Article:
The role of a tender writer during the different stages of a tender submission

Posted by Oliver Hogue on 02/09/2014

The day-to-day role of a tender writer is to work with subject matter experts to convert technical information into persuasive, easy-to-read content, so the client easily understands the benefits of the proposed solution. But what role does the tender writer really play in the submission process? For example, how is technical information converted into persuasive content? This post summarises the typical duties of a tender writer during the different stages of a tender submission.

Strategy workshop and contract kick-off

The very first stage in the tender process is typically the strategy workshop (once a company has decided to tender for a piece of work). This is where the key stakeholders i.e. managers come together to tackle the strategic elements of the bid.

At these sessions, the common agenda items will include: contract overview, client hot buttons, competitor analysis, lessons learnt, company strengths, key messages and bid process timeline. While the facilitator will lead the session, the tender writer should be proactive in helping to squeeze out the ‘golden nuggets’ of information that contribute towards a strong value proposition.

Content plans and key messages

The first significant role for the tender writer is to help the owner of a returnable schedule create a content plan. The purpose of a content plan is to provide a framework for answering each tender question. It will keep the writer on track and focused on creating a document suited to the needs of the client. A strong content plan will summarise the client’s worries, issues and hot buttons as well as the features and benefits, key messages and objectives for the document.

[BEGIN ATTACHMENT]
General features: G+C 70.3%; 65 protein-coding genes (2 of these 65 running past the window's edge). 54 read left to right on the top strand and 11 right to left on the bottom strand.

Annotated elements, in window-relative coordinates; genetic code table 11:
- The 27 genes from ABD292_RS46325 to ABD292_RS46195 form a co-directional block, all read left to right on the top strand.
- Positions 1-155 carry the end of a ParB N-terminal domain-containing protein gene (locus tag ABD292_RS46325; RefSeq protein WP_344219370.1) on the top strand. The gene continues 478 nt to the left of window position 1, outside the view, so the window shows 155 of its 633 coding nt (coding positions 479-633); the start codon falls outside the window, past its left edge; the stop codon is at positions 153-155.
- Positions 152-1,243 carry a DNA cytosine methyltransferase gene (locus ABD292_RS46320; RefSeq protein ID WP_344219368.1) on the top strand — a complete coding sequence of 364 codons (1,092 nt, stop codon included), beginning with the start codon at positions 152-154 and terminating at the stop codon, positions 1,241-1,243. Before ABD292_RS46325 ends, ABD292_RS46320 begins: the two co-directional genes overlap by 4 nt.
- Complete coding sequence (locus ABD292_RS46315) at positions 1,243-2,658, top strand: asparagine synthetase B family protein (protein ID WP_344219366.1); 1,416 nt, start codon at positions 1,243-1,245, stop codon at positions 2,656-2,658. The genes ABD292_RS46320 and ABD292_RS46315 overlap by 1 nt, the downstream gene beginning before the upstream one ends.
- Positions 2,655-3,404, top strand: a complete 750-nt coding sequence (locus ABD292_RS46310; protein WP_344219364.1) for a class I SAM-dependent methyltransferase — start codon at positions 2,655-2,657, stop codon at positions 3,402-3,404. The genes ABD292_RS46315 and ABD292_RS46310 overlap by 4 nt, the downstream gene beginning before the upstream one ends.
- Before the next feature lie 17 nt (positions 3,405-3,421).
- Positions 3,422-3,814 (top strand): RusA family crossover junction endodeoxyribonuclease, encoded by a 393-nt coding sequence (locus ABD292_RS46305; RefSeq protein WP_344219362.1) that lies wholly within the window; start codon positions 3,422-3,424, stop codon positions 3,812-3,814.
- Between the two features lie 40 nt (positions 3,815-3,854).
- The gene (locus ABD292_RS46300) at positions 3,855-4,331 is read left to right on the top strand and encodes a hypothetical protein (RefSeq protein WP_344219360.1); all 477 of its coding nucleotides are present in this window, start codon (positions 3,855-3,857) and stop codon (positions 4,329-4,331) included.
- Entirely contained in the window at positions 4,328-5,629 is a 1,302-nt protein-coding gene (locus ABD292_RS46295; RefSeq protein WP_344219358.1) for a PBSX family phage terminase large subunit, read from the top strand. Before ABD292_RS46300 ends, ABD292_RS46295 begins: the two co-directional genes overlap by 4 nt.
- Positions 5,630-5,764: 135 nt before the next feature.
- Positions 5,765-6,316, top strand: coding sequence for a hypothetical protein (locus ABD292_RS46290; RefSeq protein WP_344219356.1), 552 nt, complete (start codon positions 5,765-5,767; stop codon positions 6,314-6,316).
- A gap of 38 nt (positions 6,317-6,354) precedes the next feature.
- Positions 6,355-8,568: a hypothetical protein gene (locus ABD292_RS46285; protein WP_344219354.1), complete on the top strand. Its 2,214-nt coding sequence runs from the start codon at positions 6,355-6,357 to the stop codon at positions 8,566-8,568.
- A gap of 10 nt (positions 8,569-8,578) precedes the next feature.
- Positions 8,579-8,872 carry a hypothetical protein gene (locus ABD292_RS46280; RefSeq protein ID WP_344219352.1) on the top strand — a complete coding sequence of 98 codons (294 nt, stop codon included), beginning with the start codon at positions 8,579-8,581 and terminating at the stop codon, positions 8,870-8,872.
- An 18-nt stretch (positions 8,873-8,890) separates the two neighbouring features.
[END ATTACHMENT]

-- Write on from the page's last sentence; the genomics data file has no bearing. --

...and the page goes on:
First draft

The first draft is the outline response for your document. The tender writer tackles each question and summarises your proposed answers, usually in bullet-point form. It is important in the first draft that the features and benefits of your offer are well-defined and that it’s clear how each answer responds to the client’s evaluation criteria.

Second draft

For the second draft, the tender writer converts your bullet-point ideas and solutions into fully written content. At this stage, the tender writer will also check the document against the objective and issues identified in the content plan – these should match.

Third draft

The third draft should be close to the final product. That means no gaps or missing information and the answers thoroughly address the evaluation criteria. As well as strong case studies or examples that support the claims made in the document. The document will also be checked again for compliance.

Final edit and proofread

The final steps for the tender writer are to ensure all your key messages are properly included in the document and complete the editing process. Then the documents get a thorough proofread and is formatted in time for printing.

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